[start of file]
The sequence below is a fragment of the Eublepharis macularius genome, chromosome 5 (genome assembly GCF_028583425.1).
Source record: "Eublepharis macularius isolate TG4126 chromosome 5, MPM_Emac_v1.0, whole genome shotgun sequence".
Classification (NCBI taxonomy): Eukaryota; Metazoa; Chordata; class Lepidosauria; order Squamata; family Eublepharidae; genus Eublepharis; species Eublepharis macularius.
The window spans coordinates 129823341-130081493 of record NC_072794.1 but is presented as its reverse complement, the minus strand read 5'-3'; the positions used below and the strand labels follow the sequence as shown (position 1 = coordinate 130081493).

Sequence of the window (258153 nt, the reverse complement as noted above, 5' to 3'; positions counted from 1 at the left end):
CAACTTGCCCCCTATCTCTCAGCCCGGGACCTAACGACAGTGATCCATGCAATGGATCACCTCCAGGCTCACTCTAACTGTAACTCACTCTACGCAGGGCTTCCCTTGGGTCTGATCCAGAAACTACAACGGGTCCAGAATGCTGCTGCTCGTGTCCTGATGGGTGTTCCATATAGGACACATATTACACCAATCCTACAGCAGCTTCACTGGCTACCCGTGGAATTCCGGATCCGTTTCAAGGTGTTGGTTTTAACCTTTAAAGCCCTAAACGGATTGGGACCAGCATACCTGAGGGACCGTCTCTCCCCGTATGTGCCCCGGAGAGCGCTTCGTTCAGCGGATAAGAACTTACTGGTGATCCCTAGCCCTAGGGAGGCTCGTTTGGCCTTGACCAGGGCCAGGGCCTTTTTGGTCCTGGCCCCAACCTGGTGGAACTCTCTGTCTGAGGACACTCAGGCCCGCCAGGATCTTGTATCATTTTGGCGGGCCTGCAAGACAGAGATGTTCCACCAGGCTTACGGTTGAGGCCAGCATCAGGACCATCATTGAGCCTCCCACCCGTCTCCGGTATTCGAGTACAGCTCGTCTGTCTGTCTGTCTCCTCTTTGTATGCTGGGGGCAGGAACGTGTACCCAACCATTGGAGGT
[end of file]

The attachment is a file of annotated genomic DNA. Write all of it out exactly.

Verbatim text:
The sequence below is a fragment of the Eublepharis macularius genome, chromosome 5 (genome assembly GCF_028583425.1).
Source record: "Eublepharis macularius isolate TG4126 chromosome 5, MPM_Emac_v1.0, whole genome shotgun sequence".
Classification (NCBI taxonomy): Eukaryota; Metazoa; Chordata; class Lepidosauria; order Squamata; family Eublepharidae; genus Eublepharis; species Eublepharis macularius.
The window spans coordinates 129823341-130081493 of record NC_072794.1 but is presented as its reverse complement, the minus strand read 5'-3'; the positions used below and the strand labels follow the sequence as shown (position 1 = coordinate 130081493).

Sequence of the window (258153 nt, the reverse complement as noted above, 5' to 3'; positions counted from 1 at the left end):
CAACTTGCCCCCTATCTCTCAGCCCGGGACCTAACGACAGTGATCCATGCAATGGATCACCTCCAGGCTCACTCTAACTGTAACTCACTCTACGCAGGGCTTCCCTTGGGTCTGATCCAGAAACTACAACGGGTCCAGAATGCTGCTGCTCGTGTCCTGATGGGTGTTCCATATAGGACACATATTACACCAATCCTACAGCAGCTTCACTGGCTACCCGTGGAATTCCGGATCCGTTTCAAGGTGTTGGTTTTAACCTTTAAAGCCCTAAACGGATTGGGACCAGCATACCTGAGGGACCGTCTCTCCCCGTATGTGCCCCGGAGAGCGCTTCGTTCAGCGGATAAGAACTTACTGGTGATCCCTAGCCCTAGGGAGGCTCGTTTGGCCTTGACCAGGGCCAGGGCCTTTTTGGTCCTGGCCCCAACCTGGTGGAACTCTCTGTCTGAGGACACTCAGGCCCGCCAGGATCTTGTATCATTTTGGCGGGCCTGCAAGACAGAGATGTTCCACCAGGCTTACGGTTGAGGCCAGCATCAGGACCATCATTGAGCCTCCCACCCGTCTCCGGTATTCGAGTACAGCTCGTCTGTCTGTCTGTCTCCTCTTTGTATGCTGGGGGCAGGAACGTGTACCCAACCATTGGAGGT